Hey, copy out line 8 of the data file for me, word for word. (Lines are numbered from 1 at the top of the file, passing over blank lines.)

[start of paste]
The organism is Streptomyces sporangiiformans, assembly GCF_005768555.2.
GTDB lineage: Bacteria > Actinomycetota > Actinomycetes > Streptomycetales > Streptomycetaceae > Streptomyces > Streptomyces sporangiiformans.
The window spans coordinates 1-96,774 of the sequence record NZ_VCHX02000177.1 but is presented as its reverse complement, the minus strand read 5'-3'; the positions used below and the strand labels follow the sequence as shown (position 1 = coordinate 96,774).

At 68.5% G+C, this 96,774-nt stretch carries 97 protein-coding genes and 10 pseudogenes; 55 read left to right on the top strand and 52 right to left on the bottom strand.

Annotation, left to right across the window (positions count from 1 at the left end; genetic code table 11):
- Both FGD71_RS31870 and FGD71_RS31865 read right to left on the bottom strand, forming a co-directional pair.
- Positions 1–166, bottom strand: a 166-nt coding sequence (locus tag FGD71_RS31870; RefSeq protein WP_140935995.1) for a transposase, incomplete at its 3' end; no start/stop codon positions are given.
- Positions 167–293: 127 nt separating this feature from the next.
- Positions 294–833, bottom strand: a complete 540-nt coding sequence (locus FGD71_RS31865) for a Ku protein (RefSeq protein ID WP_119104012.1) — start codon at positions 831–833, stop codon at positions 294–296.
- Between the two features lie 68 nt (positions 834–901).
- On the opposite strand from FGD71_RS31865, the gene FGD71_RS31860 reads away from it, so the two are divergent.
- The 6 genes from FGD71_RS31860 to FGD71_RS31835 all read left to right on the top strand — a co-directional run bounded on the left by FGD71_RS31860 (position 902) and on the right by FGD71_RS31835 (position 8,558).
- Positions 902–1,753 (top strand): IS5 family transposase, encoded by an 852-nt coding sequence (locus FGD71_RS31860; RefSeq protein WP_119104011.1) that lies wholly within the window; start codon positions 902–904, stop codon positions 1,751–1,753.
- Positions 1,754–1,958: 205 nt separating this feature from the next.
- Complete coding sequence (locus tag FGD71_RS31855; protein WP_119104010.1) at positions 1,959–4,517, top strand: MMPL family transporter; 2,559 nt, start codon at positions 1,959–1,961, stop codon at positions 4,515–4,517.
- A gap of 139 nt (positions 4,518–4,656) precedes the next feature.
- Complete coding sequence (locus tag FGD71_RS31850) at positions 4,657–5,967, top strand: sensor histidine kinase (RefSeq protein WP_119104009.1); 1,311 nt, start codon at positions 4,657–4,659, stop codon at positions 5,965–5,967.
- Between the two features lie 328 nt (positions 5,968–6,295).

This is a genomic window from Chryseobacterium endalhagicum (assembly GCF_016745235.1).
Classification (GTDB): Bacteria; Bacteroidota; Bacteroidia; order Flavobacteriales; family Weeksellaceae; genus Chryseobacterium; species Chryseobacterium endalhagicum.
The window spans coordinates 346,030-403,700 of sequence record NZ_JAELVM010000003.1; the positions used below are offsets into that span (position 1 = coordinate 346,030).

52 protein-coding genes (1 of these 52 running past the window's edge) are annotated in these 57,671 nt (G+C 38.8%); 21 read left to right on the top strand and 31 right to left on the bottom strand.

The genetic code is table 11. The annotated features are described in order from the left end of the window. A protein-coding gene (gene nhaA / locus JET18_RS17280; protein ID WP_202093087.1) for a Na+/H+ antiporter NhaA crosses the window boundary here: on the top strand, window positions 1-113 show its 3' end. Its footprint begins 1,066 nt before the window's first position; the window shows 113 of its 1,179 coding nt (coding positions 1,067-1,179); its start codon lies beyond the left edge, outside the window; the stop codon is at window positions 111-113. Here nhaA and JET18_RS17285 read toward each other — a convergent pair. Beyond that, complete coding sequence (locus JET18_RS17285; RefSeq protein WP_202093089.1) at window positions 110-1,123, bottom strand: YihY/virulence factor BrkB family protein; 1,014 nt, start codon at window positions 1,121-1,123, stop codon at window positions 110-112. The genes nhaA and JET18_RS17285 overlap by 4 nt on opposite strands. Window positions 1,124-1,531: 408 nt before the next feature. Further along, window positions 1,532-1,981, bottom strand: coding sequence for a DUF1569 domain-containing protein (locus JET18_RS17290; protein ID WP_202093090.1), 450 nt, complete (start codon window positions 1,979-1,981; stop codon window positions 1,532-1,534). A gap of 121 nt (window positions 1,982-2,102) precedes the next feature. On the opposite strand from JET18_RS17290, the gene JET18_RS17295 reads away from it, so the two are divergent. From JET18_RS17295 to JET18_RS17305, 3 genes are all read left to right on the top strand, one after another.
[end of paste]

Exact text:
- Positions 167–293: 127 nt separating this feature from the next.